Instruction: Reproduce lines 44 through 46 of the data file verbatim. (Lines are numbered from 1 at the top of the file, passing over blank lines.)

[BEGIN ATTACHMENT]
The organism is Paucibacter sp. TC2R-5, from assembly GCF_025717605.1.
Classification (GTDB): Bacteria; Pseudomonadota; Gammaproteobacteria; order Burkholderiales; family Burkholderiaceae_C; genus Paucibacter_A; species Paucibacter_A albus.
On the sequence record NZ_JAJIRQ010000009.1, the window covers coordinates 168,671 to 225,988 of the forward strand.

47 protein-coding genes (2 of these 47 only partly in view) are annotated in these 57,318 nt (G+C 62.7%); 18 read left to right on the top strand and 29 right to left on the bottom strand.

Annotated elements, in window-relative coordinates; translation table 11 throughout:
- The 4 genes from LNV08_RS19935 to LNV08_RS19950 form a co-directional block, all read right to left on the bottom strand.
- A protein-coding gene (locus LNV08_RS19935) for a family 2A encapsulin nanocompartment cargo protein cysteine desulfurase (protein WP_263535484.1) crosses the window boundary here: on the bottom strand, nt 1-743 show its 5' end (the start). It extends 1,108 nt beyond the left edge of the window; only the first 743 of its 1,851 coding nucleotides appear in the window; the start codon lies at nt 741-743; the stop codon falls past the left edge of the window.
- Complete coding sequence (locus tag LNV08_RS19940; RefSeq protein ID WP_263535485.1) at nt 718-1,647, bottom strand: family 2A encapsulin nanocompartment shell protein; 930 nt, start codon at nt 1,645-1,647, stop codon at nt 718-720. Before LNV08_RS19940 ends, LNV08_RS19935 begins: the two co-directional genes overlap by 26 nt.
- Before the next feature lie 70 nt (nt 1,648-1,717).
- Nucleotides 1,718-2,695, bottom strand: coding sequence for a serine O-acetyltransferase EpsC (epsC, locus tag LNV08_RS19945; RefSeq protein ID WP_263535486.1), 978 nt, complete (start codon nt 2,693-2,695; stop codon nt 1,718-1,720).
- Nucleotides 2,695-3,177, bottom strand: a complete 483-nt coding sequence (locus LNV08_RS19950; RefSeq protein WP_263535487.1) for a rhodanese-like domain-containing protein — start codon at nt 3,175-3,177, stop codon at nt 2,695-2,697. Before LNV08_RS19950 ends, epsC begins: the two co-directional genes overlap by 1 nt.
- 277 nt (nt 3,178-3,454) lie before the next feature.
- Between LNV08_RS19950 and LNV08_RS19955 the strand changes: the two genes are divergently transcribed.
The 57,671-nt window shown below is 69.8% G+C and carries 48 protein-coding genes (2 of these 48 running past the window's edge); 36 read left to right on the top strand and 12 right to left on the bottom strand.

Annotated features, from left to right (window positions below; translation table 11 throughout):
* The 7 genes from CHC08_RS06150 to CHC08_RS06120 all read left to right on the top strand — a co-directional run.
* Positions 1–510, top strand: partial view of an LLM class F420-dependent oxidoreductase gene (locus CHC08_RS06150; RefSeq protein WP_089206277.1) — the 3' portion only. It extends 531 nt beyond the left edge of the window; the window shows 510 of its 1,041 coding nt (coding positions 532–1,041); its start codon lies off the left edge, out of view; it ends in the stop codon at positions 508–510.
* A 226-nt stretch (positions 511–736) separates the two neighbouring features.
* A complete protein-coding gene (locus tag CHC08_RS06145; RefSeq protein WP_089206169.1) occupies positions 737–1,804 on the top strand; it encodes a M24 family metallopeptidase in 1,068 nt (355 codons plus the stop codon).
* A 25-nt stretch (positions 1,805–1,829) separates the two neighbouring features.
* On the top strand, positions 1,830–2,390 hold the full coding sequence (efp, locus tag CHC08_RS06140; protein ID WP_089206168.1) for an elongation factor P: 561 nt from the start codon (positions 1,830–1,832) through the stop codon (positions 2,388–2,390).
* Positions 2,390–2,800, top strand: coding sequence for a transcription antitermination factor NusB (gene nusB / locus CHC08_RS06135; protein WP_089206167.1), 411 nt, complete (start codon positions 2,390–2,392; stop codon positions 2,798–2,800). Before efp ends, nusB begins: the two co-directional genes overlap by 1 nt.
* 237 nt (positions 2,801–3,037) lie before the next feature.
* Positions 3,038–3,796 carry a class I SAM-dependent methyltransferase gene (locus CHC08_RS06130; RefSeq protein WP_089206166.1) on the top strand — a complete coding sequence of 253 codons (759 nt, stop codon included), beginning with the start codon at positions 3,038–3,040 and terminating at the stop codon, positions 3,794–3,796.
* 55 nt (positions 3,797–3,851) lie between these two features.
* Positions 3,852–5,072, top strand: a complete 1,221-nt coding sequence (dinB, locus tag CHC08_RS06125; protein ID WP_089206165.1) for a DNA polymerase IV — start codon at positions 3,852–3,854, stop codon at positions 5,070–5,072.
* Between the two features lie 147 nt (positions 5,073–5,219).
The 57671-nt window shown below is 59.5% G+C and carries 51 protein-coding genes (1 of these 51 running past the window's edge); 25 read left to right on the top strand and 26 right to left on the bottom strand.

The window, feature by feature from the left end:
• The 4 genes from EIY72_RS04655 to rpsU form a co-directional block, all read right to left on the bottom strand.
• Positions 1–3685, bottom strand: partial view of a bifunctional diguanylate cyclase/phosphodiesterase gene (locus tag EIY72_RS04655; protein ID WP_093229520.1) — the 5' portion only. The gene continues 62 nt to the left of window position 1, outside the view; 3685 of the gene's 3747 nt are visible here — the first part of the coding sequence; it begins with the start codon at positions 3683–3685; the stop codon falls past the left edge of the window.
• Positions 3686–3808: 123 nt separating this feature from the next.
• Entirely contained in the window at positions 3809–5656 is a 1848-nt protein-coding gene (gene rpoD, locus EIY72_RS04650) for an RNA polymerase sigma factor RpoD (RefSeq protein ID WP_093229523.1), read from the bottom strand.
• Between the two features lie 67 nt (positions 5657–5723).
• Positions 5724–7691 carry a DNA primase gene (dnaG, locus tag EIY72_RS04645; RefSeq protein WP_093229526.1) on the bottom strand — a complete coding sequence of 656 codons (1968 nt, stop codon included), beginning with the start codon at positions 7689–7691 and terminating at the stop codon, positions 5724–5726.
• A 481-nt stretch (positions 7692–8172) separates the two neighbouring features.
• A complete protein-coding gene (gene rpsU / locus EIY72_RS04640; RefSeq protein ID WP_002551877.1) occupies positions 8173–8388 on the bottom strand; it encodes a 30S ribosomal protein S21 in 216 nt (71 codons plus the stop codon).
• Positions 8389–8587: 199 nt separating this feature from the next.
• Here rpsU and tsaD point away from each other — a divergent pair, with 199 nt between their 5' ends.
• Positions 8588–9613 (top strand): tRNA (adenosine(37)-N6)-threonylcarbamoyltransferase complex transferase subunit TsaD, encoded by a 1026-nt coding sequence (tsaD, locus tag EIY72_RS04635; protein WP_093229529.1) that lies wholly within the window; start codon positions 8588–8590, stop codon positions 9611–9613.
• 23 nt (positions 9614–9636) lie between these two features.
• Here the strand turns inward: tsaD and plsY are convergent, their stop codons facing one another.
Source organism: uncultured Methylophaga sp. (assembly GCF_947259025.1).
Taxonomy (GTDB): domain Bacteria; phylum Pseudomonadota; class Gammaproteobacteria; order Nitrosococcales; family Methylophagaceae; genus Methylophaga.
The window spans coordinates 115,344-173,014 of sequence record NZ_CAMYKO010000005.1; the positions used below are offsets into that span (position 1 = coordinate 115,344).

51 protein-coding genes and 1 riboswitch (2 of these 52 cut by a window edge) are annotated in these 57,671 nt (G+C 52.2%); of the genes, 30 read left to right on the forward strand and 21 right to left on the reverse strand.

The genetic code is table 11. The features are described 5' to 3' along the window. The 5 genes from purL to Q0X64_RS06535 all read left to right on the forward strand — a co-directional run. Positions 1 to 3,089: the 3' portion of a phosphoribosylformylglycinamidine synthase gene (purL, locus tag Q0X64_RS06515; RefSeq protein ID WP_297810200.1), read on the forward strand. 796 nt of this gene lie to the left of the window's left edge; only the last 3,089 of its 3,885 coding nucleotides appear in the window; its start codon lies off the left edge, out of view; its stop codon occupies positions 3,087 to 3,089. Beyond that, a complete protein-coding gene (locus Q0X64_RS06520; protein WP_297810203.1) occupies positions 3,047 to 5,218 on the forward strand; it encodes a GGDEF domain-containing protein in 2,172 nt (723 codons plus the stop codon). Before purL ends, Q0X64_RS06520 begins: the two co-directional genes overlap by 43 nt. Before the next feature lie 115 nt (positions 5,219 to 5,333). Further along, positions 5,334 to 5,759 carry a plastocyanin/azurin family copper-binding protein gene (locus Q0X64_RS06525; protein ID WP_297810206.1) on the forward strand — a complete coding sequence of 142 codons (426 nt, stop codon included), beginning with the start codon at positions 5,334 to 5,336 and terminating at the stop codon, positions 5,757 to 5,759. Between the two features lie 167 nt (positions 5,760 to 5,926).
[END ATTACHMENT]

Taxonomy (GTDB): domain Bacteria; phylum Pseudomonadota; class Gammaproteobacteria; order Nitrosococcales; family Methylophagaceae; genus Methylophaga.
The window spans coordinates 115,344-173,014 of sequence record NZ_CAMYKO010000005.1; the positions used below are offsets into that span (position 1 = coordinate 115,344).

51 protein-coding genes and 1 riboswitch (2 of these 52 cut by a window edge) are annotated in these 57,671 nt (G+C 52.2%); of the genes, 30 read left to right on the forward strand and 21 right to left on the reverse strand.